Tribal Notes is our subscription based newsletter – delivered every week to equip and encourage us as we cultivate Kingdom Culture in our homes.
Becoming 'God's People' In Our Homes | Tribal Notes, Issue 001
When God took a people for Himself He gave them a phrase that becomes a theme throughout Scripture, “I will be their God, and they will be my people. They must love Me with all their heart, soul, and strength.” Directly after this, the people are shown the pathway to making God their God in a significant way: “Take these expressions of covenant into your homes and live them out from there – teach them to your children. Recall them and embody them when you get up and lie down, when you go out, and come back in" (paraphrased from Dt 6:1-15 read it).
Here God is establishing fundamental spiritual communities in and around the homes of the Hebrew people. These spiritual communities thrive in the atmospheres of family dynamics and in the rhythms of the created order – dynamics God hardwired into us. This is a critical and strategic move as later, God’s people would be captured, exiled, and families torn apart to live as aliens in cultures foreign to His Kingdom. Yet, because they had experienced what it meant to have a God who was “with them” – because their faith did not depend upon worship at the temple, but living with God day-to-day – they had incredible resilience when conquering cultures tried to force assimilation. No matter where they were taken, no matter which culture’s clothes they wore or what language they were forced to speak, they were recognized as “God’s people”. God lived with them, and they lived with God.
Life with God is different than having religion. Living in a home where “life with God” is palpable offers a relational connection to God, in community, day in and day out. It begins to fashion how the whole family sees their work, their play, their siblings, parents, spouses, and their guests. It creates a real experience of a prevailing Kingdom that operates out of different values than any we are familiar with – where one’s identity in Heaven and relation to God is ordering all of life. That “way” of moving through life is difficult to shake. Mere religion can be rooted out and replaced given certain circumstances. But a personal experience of God and His Kingdom will not be easily replaced. Once we’ve tasted God and His ways, we know what is REAL. This is what our home life should offer our children: a regular hearty meal of the Kingdom of God.
This is why it is increasingly important for Christian parents to not just know and teach whose they are, or who is ‘in’ and who is ‘out’, but to engage in day-to-day living that draws our whole family, and the order of our homes, into life with God.
Throughout Scripture we continue to see family-tribes blessed or cursed because of the faithfulness or unfaithfulness of fathers and mothers at home. Hereditary sins are passed down through generations of families. But blessing is also passed down from one generation to the next. And the person(s) responsible for leading their family-tribe earns them praise and joy, or sorrow, as a result of their stewardship.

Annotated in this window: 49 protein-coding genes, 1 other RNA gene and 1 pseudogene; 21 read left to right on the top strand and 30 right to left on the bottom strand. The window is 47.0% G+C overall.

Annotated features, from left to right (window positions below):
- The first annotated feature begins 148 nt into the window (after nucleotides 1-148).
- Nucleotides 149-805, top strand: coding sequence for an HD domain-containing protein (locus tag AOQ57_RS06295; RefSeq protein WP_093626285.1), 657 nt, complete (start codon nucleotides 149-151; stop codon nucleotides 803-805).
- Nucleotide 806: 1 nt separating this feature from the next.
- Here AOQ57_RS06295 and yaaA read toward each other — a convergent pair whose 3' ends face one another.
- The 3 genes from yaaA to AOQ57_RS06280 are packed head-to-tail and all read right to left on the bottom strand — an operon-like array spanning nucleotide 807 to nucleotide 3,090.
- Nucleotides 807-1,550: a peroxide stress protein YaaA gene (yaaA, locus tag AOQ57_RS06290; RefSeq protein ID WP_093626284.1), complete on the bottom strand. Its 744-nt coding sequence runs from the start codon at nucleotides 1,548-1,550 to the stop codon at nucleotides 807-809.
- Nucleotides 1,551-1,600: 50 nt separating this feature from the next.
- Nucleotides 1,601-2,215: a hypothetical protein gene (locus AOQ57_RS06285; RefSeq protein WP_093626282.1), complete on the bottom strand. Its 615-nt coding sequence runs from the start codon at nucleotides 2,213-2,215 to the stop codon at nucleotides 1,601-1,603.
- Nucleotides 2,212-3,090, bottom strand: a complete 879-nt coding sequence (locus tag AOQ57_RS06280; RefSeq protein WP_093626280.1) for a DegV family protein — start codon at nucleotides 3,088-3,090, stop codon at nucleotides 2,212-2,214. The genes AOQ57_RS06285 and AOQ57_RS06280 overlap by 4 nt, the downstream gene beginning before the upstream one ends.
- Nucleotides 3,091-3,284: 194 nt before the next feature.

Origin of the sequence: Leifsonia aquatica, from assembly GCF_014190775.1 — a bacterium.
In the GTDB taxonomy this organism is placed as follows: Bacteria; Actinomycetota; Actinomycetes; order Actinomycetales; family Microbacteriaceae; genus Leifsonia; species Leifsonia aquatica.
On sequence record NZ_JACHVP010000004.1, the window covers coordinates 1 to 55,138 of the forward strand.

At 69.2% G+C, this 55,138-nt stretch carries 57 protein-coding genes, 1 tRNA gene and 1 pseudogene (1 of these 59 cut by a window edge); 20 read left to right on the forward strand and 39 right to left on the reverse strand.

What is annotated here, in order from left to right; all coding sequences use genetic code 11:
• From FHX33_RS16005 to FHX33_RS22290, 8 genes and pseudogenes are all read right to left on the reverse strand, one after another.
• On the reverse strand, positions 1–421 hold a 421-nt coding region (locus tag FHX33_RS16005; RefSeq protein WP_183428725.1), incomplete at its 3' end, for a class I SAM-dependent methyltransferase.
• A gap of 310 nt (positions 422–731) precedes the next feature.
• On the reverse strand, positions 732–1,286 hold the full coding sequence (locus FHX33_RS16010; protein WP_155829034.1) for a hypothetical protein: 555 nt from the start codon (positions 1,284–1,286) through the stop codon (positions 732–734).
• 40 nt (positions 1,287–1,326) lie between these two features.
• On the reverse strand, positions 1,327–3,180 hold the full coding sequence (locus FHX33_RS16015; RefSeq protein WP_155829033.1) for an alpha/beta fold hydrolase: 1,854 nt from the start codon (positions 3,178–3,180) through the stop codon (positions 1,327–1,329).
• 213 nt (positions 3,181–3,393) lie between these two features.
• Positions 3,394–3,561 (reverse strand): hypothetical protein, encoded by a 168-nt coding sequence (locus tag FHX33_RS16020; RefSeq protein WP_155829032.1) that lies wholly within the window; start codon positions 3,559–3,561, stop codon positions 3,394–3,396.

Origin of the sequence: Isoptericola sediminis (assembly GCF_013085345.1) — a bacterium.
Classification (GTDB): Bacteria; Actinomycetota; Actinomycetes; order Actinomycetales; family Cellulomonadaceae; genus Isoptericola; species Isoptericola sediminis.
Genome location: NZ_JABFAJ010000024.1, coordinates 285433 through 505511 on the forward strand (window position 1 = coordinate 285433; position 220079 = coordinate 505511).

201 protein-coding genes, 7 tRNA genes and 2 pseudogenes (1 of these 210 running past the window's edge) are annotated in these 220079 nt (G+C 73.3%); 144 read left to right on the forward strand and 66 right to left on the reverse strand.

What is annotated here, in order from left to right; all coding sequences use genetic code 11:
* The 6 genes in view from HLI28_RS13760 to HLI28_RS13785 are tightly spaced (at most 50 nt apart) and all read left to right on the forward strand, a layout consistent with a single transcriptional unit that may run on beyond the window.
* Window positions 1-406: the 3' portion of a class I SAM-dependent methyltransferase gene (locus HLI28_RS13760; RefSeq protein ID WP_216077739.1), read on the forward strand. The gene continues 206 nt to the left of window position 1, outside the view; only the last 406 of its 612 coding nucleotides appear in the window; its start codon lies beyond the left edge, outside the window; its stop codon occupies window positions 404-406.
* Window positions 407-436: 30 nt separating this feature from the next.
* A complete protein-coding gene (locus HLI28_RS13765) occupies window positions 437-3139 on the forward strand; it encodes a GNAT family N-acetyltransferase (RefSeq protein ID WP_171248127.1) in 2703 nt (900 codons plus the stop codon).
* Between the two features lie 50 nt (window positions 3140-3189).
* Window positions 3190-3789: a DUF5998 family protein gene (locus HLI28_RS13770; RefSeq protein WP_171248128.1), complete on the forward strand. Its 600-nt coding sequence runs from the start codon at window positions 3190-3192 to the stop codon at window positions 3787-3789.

This concept of shepherding one’s family is so valued that in the New Testament Paul references it in two of his letters as criteria for any person who is being considered to lead God’s people. He sees that stewardship of the spiritual community at home is a direct reflection of spiritual maturity – i.e. a true relational knowledge of God. “If a person can usher their household into a visible and living experience of life with God, they can be trusted to shepherd the Church” (paraphrased from 1 Tm 3:1-5, Ti 1:6-9). In our Western context we construe his words as a call to teach discipline, doctrine, and moral instruction in the home: managing behavior and outcomes. Paul is actually referencing something much deeper. From his Hebrew heritage Paul understood a person’s way of living was a direct reflection of the personality and ways of their God.
To the degree that you daily commune with God – in everything you do – you will steward your world into a real and substantial relationship with Him. It is what humans were designed to do from the start. And it is what you are designed to do as the steward of the spiritual community in your home: your family.
I encourage you to take a moment to be with God in prayer.
Be at rest.
Be present to our God who promises to be with us always.
Ask Him to tell you about your stewardship of all He has blessed you with:
What concerns or fears are shaping your relationship to them?
Then, ask God what He wants to tell you about those concerns and fears.
Ask Him what He wants to tell you about the blessings that surround you.
Lastly, take a minute to listen to anything else He wants to tell you.
The Importance of Culture in Family | Tribal Notes, Issue 002
And inside every turning leaf,
Is the pattern of an older tree.
The shape of our future,
The shape of all our history.
~ Gordon Sumner
In the fabric of nature we find a poetic repetition: the veins of a leaf look like the branches and twigs emerging from the trunk. The streams that flow into a river look like the brooks that ripple into a stream. The fern branch is an exact replica of a frond.
It is logical that the God of creation would design family similarly: parents who pursue God in a formative relationship grow children who have “tasted and seen that the Lord is good” and live it out in similar ways.